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We are off to New Zealand for the weekend, flying Air New Zealand which we are looking forward to and if you are a Virgin lounge member don’t forget you get access into the Air New Zealand lounge.
Flying out on the afternoon flight which is a 777, painted with the Dragon from the Hobbit, yeah we are going on the Hobbit plane!
The flight was great, good food, plenty of entertainment and great staff, even with a cyclone on its way there was very little turbulence. After a 40 minute taxi ride we arrived at the Rendezvous Grand Auckland where we will spend the next 2 nights.
Our plans for the Saturday were to take the Ferry to Waiheke Island. However with the weather report anticipating a cyclone, the whole of Auckland on lock down so we weren’t too confident that our plans would go ahead.
Up nice and early, and realising it wasn’t weather for a ferry ride, we decided to hire a car and head south to Hobbiton. The drive is approximately 2 hours, heading south towards Hamilton.
We drove into Matamata, where we parked and purchased tickets for the two- hour guided tour of Hobiton, adult tickets are $75 NZD and include the return bus transfer which includes commentary along the way.
Through this commentary, we learned why this location was chosen and how it was transformed into The Shire from Middle-Earth. When Peter Jackson spotted the Alexander Farm during an aerial search of the North Island for the best possible locations to film The Lord of The Rings film trilogy, he immediately thought it was perfect for Hobbiton. Nevertheless, a lot of work was still needed to be completed before it was up to the director’s high standards.
Site construction started in March 1999 and filming commenced in December that year, continuing for three months, a lot of work needed to be done to have it ready for the movies.
The New Zealand Army was contracted to build 1.5 km of road into the site and the initial set development. They brought diggers, bulldozers and other heavy machinery to the site.
Barberry hedges and trees were brought in and gardens were nurtured throughout winter.
Thirty-seven hobbit holes were created with untreated timber, ply and polystyrene.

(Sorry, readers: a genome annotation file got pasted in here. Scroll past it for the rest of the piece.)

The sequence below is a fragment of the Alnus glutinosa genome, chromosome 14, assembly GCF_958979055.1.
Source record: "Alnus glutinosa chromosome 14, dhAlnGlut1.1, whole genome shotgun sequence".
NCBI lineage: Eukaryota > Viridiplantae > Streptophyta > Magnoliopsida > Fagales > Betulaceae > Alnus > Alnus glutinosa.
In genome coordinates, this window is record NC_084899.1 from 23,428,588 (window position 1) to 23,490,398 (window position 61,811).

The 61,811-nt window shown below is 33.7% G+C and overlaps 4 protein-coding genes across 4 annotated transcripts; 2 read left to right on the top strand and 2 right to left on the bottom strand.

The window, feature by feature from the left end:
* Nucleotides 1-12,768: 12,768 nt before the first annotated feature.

The Mill and double arch bridge were built out of scaffolding, ply and polystyrene, then glued and painted. The thatch on the pub and mill was cut from rushes around the Alexander farm. The oak tree overlooking Bag End was cut down and brought in from near Matamata. Each branch was numbered and chopped, then transported and bolted together on top of Bag End (weighing 26 tonne). Artificial leaves were imported from Taiwan and individually wired onto the dead tree.
Generators were brought in to run the base camp and filming equipment. Logistics of power, water and sewerage all had to be considered. Catering was organised for up to 400 people a day, with three 2-course meals required for all of the cast and crew.
The set was rebuilt in 2011 for the feature films “The Hobbit: An Unexpected Journey”, The Hobbit: The Desolation of Smaug, and “The Hobbit: There and Back Again”.
It is now a permanent attraction complete with hobbit holes, gardens, bridge, Mill and The Green Dragon™ Inn.
The tour was great, we were able to walk around each little hobbit hole, the vegetable gardens which are working and carefully taken care of daily.
We saw the famous hobbit hole of Bilbo with the green door. We stopped to dry off and try the home brewed ale and cider at The Green Dragon Inn. We took in the sites of The Mill and crossed the very well-known double arched bridge that was in all the movies.
I have never seen The Lord of the Rings movies, but am familiar with The Hobbit, even though we walked around in the rain for over 1 hour, it was still a fantastic day out, and really worth seeing. I’m really happy that we did this rather than spending the day in Auckland.
For anyone who is a fan of the books and movies, it is a MUST. I would suggest you pre book; we had to wait 30 minutes as we could not get on the first tour.
It was a lovely weekend but I was happy to get home to my Shire…..the Sutherland Shire.